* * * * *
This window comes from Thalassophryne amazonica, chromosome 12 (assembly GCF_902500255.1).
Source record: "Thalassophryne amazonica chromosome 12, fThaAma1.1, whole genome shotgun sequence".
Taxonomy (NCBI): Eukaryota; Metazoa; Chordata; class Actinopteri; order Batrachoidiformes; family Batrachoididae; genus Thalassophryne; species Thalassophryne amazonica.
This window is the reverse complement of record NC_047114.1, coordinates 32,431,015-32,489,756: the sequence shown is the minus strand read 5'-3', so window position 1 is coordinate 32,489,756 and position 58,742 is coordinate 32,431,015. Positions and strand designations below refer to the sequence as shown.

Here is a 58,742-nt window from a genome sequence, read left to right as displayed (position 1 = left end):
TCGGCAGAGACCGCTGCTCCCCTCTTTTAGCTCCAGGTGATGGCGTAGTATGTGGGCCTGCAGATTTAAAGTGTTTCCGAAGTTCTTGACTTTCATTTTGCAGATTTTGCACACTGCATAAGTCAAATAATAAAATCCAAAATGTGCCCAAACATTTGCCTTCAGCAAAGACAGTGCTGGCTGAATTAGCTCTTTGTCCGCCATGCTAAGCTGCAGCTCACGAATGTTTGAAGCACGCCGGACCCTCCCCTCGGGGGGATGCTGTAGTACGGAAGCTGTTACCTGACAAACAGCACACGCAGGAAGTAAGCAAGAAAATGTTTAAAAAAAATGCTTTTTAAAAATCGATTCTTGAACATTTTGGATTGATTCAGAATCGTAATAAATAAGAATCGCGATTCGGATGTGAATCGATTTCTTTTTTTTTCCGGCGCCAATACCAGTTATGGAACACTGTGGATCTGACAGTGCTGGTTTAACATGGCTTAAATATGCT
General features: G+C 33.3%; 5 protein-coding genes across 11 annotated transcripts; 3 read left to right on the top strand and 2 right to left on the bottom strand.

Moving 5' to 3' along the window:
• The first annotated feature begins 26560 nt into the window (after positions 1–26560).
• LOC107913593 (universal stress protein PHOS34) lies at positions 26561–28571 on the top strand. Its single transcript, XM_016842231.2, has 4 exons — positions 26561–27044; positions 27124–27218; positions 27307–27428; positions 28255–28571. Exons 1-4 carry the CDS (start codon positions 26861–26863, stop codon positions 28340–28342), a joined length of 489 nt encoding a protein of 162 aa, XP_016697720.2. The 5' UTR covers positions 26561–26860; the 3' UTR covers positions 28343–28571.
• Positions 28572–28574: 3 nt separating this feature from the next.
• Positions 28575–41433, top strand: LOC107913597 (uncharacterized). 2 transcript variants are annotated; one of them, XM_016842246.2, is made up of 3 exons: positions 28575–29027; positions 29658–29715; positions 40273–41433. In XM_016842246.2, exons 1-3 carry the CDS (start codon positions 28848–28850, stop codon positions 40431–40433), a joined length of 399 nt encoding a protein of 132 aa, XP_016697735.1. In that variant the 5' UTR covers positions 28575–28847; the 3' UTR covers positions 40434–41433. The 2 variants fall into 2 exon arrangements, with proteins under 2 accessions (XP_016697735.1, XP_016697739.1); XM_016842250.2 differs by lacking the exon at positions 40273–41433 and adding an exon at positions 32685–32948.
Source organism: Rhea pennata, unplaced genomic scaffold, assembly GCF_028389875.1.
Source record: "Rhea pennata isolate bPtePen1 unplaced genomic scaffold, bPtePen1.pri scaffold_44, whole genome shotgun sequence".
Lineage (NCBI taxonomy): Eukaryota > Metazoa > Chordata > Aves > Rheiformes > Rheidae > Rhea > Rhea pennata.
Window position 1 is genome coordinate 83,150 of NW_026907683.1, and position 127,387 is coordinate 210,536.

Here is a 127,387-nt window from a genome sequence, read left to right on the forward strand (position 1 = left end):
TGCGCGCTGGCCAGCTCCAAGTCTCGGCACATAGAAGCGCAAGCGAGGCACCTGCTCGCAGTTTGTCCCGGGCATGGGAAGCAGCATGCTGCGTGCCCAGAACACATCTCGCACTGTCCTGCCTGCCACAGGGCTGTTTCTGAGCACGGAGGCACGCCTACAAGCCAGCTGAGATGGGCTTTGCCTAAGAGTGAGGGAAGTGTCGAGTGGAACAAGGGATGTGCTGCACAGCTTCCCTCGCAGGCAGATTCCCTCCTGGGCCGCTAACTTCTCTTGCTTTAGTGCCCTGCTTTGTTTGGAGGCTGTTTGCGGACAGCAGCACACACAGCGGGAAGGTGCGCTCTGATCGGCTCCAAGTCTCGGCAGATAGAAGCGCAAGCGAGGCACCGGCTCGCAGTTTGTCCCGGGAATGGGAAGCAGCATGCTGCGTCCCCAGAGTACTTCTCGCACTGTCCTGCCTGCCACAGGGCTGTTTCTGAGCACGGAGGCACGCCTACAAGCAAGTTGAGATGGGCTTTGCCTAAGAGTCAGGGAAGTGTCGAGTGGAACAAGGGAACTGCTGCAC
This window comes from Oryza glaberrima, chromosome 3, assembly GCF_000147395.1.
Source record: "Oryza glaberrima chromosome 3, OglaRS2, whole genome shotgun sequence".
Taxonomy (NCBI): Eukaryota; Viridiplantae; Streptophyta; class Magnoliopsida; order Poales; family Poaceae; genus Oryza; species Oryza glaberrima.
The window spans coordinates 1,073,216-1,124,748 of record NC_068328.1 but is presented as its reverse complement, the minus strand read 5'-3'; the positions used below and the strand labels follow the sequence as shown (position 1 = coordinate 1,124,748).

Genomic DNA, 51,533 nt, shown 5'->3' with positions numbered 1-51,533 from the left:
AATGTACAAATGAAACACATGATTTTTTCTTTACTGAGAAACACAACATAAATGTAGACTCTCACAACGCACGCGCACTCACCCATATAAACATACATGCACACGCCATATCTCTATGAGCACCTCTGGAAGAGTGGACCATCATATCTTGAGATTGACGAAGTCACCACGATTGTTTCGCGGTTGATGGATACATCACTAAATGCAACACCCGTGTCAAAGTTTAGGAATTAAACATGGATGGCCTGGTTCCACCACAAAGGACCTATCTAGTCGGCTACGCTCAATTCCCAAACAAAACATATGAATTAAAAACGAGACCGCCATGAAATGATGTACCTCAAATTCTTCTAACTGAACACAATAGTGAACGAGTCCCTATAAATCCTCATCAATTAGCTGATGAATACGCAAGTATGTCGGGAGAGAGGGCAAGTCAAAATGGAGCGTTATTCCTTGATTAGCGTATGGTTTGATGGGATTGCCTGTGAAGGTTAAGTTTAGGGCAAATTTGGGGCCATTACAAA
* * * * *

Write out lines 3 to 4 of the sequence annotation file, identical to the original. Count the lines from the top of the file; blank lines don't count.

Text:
Taxonomy (NCBI): Eukaryota; Metazoa; Chordata; class Actinopteri; order Batrachoidiformes; family Batrachoididae; genus Thalassophryne; species Thalassophryne amazonica.
This window is the reverse complement of record NC_047114.1, coordinates 32,431,015-32,489,756: the sequence shown is the minus strand read 5'-3', so window position 1 is coordinate 32,489,756 and position 58,742 is coordinate 32,431,015. Positions and strand designations below refer to the sequence as shown.